```
The function takes the incoming data and feeds it into the model. It
then returns the predictions to the client in JSON format.


#### Dockerfile

Make a ```Dockerfile``` and paste the following code:
```Dockerfile
FROM continuumio/miniconda3:4.6.14

RUN pip install pyuwsgi==2.0.18

RUN mkdir /app/
WORKDIR /app

COPY ./requirements.txt /app/requirements.txt
RUN pip install -r requirements.txt
COPY . /app

ENTRYPOINT ["pyuwsgi", "--http", ":5000", "--wsgi-file", "app/app.py", "--callable", "app", "--enable-threads"]
```

#### Requirements

Make a  ```requirements.txt``` file to install the required packages. Paste the following code in the file:

```
mlflow==1.2.0
mflux-ai>=0.4.0
boto3==1.9.215
minio==4.0.20
scikit-learn==0.21.3
```

#### Directory structure

The directory structure should be like this:

```
-/model-serving/
      -Dockerfile
      -requirements.txt
      -/app/
          -app.py
```

#### Build the docker image

Run ```docker build -t model-serving .```

#### Launch a docker container

Run ```docker run -p 5000:5000 model-serving```


#### Make requests to the API
You can test the API by using cURL.

Run
```curl http://0.0.0.0:5000/predict/ -d '{"data": [[5.1, 3.5, 1.4, 0.2], [3.1,  3.5, 1.4, 0.2]]}' -H 'Content-Type: application/json'```
in the terminal.
You will then receive a json with the predictions:
```
{
  "predictions": [
    0,
    0
  ],
  "success": true
}
```

You can also make requests using python:
```python
import requests
import numpy as np
url= 'http://0.0.0.0:5000/predict/'
data ={'data': [[5.1, 3.5, 1.4, 0.2], [3.1, 3.5, 1.4, 0.2]]}
response = requests.post(url, json = data)
response.json()
```


### Serve model with MLFlow
Instead of building a flask app, we can deploy the model as a REST API server using MLFlow. The command  ```mlflow models serve -m  model-uri -p port  -h host``` will
serve a model as a REST API.  We will run this command inside a docker container.

Make a file called serve.py and paste the following in the file:

```python
import os
import mflux_ai
# Note: in the following line, insert the project token shown on your dashboard page.
mflux_ai.init("your_project_token_goes_here")
os.system("mlflow models serve -m  s3://mlflow/0/RUN_ID_GOES_HERE/artifacts/model -p 9000 -h 0.0.0.0")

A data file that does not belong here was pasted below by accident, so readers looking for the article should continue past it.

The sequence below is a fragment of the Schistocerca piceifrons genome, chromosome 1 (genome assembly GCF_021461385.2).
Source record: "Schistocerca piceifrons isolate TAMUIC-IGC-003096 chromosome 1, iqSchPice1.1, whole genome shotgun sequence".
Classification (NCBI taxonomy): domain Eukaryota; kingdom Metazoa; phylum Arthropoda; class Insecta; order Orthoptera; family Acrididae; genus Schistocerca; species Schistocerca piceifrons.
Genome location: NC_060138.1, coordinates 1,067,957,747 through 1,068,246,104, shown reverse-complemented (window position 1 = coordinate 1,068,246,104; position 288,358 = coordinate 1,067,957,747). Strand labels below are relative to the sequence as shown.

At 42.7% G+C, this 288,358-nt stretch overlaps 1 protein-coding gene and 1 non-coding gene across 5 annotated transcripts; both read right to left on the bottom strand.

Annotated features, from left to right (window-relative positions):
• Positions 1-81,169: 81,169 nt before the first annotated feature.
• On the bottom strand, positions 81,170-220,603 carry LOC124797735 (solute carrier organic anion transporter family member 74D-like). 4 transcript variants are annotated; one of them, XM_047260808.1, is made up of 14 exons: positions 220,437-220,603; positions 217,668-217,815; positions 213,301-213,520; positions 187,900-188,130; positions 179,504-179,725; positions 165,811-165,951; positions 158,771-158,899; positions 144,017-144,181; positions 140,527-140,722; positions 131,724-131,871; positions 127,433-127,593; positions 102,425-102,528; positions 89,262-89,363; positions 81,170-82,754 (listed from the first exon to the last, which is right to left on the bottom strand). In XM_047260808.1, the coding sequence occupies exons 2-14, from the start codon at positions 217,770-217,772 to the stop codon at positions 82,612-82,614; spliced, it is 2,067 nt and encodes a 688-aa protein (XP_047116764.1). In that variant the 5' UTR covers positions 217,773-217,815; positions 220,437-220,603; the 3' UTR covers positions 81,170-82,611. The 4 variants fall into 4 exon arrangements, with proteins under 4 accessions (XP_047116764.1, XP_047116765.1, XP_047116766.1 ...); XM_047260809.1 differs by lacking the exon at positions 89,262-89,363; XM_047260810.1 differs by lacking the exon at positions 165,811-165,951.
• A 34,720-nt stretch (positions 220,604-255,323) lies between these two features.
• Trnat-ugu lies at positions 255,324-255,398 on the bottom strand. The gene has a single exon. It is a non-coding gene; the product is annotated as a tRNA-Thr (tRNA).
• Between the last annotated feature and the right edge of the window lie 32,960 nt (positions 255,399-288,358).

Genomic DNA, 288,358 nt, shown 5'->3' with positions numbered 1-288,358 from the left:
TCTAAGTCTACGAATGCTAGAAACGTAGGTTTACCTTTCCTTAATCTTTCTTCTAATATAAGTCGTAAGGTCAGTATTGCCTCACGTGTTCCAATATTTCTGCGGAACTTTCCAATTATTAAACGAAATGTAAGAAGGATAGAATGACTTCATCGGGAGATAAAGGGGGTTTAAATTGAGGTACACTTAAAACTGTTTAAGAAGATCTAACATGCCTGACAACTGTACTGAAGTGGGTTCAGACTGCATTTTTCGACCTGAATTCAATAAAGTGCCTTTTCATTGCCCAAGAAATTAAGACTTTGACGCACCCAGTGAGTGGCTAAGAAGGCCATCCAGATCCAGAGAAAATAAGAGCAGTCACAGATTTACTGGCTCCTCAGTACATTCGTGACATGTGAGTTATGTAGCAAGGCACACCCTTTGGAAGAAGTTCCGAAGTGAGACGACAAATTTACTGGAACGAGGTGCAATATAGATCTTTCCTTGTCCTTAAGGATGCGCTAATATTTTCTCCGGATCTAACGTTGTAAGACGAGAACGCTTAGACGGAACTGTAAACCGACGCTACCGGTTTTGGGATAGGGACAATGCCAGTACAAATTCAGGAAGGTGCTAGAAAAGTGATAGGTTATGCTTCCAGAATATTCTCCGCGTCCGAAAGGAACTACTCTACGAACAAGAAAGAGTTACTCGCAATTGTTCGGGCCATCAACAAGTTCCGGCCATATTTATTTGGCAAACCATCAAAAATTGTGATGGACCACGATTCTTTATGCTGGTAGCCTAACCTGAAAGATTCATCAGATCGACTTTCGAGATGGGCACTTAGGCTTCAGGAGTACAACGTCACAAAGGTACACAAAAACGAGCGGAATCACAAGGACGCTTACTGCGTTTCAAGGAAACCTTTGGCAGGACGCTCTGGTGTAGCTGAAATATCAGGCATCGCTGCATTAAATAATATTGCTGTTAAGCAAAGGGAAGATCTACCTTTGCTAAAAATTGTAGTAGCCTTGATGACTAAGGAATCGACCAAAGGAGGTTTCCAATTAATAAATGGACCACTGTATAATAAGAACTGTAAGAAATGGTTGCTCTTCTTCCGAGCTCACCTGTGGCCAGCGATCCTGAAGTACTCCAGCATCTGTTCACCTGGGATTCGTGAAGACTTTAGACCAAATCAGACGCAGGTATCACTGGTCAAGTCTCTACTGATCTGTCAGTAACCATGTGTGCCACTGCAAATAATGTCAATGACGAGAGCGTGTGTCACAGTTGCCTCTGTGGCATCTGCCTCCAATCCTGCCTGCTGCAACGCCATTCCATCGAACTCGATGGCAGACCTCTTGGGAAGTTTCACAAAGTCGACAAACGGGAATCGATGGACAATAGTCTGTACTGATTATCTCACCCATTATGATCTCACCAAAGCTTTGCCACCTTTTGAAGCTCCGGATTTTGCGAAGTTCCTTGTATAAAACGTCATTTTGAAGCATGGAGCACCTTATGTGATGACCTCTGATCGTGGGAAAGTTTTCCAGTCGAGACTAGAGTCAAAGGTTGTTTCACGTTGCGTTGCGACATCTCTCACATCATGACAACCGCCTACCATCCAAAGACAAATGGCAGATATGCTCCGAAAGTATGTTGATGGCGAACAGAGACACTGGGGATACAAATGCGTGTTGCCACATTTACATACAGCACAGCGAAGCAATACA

```

Replace ```RUN_ID_GOES_HERE``` with the actual run id that you found in the model tracking UI.


Make a ```Dockerfile``` and paste the following code:

```Dockerfile
FROM continuumio/miniconda3
RUN conda create -n env python=3.6
RUN echo "source activate env" > ~/.bashrc
ENV PATH /opt/conda/envs/env/bin:$PATH
RUN conda config --append channels conda-forge
RUN conda install --yes scikit-learn==0.21.3
RUN pip install --no-cache-dir mlflow==1.2.0 minio==4.0.20 boto3==1.9.215 mflux-ai>=0.5.1
RUN mkdir /model-serving/
WORKDIR /model-serving/
COPY serve.py /model-serving/serve.py
CMD ["python3", "serve.py"]
```


Build the docker image by running
 ```docker build -t model-serving .```

Launch a docker container by running

```docker run -p 9000:9000 model-server```


#### Make requests to the API

You can test the API by using cURL.

Run the following command in the terminal:
```
curl http://0.0.0.0:9000/invocations -H 'Content-Type: application/json' -d '{
    "columns": ["feature_1", "feature_2", "feature_3", "feature_4"],
    "data": [[5.1, 3.5, 1.4, 0.2], [3.1, 3.5, 1.4, 0.2]]
}'
```


You can also make requests using python:

```python
import requests
import numpy as np
url= 'http://0.0.0.0:9000/invocations'
data ={
    "columns": ["feature_1", "feature_2", "feature_3", "feature_4"],
    "data": [[5.1, 3.5, 1.4, 0.2], [3.1, 3.5, 1.4, 0.2]]
}
response = requests.post(url, json = data)
response.json()
```

This tutorial is open source, if you have suggestions for how this tutorial can be improved, you are welcome to propose a change.